This is the second game changing event in the world of Java since May 2007, when it went completely open-source and the Java code was released under GPL. With IBM, Oracle, Apple, SAP, RedHat and other big names working on the OpenJDK project, we will surely see the best of Java in future.
At times when Google is fighting a tough battle over Java that has the potential of shattering its Android dreams, James Gosling, the father of Java has joined Google and has already started working there.
(Image source) Java was acquired by Oracle, as part of its acquisition of Sun Microsystems. The deal went well and Sun managed to sell out. However, what Oracle acquired through this deal was much more than Sun products. It also got hold of a set of extremely well formulated Intellectual Property from Sun Microsystems, that was specifically written as leverage against being bullied by other tech-giants. Oracle is making the most out of this.
James Gosling has written on his blog announcing this as Next on the Road. At Google, James Gosling will find other familiar faces like Tim Bray, the co-inventor of XML who has worked at Google for over a year now. Sun Microsystems and Google have seen some employee love earlier (think Eric Schmidt). Gosling’s announcement of his new job goes as,
I don’t know what I’ll be working on. I expect it’ll be a bit of everything, seasoned with a large dose of grumpy curmudgeon.
Many people have speculated that Gosling joining Google is less of a coincidence, that it is a well-calculated move to strengthen Google’s voice when it comes to Java. With the Father of Java on their side, Google might have a better chance of saving Android now.
Android has used Java code, Android has infringed upon Java and Androids Dalvik virtual machine uses Java codeare claims from Oracle we have heard over the last few months. This had even led to a lawsuit against Google and put the future of Android in jeopardy for a moment.
Oracle is currently suing Google for patent and copyright infringement in Android — which isn’t a hard case to prove when you’ve got 37 Android source files marked “PROPRIETARY / CONFIDENTIAL” and “DO NOT DISTRIBUTE” by Oracle / Sun and at least six more files in Froyo and Gingerbread that appear to have been decompiled from Java 2 Standard Edition and redistributed under the Apache open source license without permission. In simple terms? Google copied Oracle’s Java code, pasted in a new license, and shipped it.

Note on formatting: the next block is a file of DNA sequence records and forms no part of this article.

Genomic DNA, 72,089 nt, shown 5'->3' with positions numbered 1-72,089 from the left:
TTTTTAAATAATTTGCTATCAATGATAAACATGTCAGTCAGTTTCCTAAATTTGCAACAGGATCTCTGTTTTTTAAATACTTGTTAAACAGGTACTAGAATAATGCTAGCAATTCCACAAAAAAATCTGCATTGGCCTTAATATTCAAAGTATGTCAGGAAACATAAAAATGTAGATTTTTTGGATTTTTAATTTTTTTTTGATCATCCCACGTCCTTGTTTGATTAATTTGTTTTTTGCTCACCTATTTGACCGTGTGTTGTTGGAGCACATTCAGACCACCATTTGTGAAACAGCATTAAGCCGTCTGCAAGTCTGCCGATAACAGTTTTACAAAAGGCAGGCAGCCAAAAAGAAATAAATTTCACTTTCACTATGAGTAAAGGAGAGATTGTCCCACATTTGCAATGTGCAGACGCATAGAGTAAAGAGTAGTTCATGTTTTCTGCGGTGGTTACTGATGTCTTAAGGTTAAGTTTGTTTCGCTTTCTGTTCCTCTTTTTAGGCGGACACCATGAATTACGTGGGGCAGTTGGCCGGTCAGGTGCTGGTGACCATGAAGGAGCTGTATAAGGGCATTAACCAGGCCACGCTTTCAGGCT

Engadget also says that Google has decompiled files from the Java 2 SE. In simpler terms, it has copied files from the J2SE bundle, but has copied files that are just not used in running the Android system!
The files found common in Android and Java are files used for unit testing. Therefore, even if those files were used at all, it was for unit testing, which is a feature, provided by the Java platform itself. Even Oracle cannot deny its usage to anyone. However, when the Android package was formed, the license of those files was modified to Apache and this today, has become an issue.
Though, technically, Google should have removed those files as it did on 14 January this year. This was the first blow to Android and thankfully, it more than survived. The year 2011 will be critical for Android with Gingerbread and Honeycomb and the effect of this setback will be minimal.
I will keep this short and sweet. While answering a question on Quora (find me here), I came across something which I wasn’t aware of for a while. That something is Apache Roller. Roller is basically a full featured, multi blog and group blog based on Java.
However, it’s usage is not reported as highly as say WordPress, because most webhosts provide users with LAMP (Linux-Apache-MySQL-PHP) installs. We internally use a LNMP install (Linux-Nginx-MySQL-PHP-CGI). However, for Apache Roller you will have to use a Java based server like Apache’s own Tomcat.
Though this project is not widely used, it is definitely recommended for people who are not blogging because they use Java based servers. At this point of time I am downloading this software and will review it. Being a Java guy myself, I am pretty much excited that a blogging solution exists for this purpose.
Aha, the hidden gems you get when you are on Quora. If you don’t know what Quora is, may I oblige you with this reading where I tried to explain What is Quora?
Have you ever heard of Apache Roller? Used It? Do give me some scoops on your thoughts about it then.
Oracle and Apple have finally agreed on a stable port of Java for the Mac OS X that will be based on the OpenJDK project and will be built with help from both Apple and Oracle. The port includes features like,
a 32 64-bit HotSpot-based Java virtual machine, class libraries, a networking stack and the foundation for a new graphical client.